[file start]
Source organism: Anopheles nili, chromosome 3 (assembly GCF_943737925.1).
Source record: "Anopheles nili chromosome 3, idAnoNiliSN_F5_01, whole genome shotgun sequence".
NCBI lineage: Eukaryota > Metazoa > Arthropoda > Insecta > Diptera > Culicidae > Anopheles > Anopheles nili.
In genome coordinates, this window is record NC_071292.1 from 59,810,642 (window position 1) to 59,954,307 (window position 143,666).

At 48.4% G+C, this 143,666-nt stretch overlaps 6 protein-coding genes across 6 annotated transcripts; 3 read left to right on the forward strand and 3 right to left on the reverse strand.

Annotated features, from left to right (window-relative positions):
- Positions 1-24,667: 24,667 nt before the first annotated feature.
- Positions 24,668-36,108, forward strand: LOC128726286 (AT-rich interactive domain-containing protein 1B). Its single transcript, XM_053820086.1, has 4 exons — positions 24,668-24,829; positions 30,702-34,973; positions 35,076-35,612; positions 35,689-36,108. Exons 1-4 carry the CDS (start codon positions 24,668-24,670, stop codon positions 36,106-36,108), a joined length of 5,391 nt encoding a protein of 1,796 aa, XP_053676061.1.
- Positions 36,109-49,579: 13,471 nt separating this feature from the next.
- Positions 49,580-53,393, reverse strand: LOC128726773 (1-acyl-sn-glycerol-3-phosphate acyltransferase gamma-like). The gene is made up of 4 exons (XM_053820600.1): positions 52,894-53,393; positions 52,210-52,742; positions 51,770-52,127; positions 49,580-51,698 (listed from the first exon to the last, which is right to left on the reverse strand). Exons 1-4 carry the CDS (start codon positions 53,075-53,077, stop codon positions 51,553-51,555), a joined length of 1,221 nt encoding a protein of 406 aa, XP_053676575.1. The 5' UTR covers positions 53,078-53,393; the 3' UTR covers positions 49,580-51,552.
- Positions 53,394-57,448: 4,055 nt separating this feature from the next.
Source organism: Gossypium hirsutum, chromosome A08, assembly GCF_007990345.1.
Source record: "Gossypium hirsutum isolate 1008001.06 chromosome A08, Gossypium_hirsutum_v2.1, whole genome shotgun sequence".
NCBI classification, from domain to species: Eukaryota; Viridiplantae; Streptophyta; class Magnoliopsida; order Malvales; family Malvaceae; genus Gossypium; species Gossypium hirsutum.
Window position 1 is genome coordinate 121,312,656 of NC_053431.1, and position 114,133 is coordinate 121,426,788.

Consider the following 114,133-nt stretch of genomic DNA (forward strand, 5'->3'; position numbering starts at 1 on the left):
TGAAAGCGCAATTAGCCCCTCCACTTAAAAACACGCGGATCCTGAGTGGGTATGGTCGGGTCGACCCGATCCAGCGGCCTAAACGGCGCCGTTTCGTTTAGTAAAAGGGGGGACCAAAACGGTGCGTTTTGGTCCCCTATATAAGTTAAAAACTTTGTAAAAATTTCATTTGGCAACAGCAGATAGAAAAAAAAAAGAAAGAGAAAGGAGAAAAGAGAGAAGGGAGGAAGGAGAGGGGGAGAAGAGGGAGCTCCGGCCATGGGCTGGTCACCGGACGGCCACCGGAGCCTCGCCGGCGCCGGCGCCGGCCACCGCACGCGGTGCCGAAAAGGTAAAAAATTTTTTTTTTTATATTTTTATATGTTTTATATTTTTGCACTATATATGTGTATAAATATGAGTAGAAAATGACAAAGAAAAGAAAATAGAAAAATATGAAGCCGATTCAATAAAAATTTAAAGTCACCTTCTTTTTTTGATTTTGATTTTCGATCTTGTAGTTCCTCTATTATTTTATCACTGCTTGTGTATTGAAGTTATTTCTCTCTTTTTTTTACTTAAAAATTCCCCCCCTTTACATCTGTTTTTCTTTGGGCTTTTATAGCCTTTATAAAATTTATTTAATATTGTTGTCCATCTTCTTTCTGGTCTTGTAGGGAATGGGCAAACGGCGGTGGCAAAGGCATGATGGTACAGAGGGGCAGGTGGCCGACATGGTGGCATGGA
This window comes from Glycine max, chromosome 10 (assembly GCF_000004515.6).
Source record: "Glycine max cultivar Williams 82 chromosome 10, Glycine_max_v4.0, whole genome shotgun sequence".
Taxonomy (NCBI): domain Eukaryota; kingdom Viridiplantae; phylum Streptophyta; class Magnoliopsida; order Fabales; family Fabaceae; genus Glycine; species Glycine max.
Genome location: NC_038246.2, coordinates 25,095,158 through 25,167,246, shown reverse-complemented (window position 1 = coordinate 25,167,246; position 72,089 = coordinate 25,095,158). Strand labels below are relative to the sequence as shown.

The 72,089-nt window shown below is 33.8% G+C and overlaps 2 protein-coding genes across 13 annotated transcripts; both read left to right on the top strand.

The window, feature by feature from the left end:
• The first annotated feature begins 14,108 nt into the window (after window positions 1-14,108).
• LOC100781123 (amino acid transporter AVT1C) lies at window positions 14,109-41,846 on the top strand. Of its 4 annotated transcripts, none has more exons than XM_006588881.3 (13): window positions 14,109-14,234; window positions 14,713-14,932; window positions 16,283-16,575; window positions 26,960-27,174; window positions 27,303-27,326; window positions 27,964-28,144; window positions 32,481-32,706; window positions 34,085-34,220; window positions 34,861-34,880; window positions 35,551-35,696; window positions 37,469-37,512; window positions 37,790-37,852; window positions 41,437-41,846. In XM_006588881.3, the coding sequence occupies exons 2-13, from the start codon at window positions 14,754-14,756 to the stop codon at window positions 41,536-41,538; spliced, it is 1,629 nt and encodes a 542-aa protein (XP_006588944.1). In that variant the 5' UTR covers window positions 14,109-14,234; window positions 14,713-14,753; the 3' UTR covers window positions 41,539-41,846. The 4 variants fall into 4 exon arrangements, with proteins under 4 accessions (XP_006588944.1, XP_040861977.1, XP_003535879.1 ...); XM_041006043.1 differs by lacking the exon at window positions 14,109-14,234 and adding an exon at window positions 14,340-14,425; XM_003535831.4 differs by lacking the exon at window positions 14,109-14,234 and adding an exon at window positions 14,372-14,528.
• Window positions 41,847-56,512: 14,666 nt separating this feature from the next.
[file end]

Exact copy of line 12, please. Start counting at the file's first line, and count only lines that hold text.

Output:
Source organism: Gossypium hirsutum, chromosome A08, assembly GCF_007990345.1.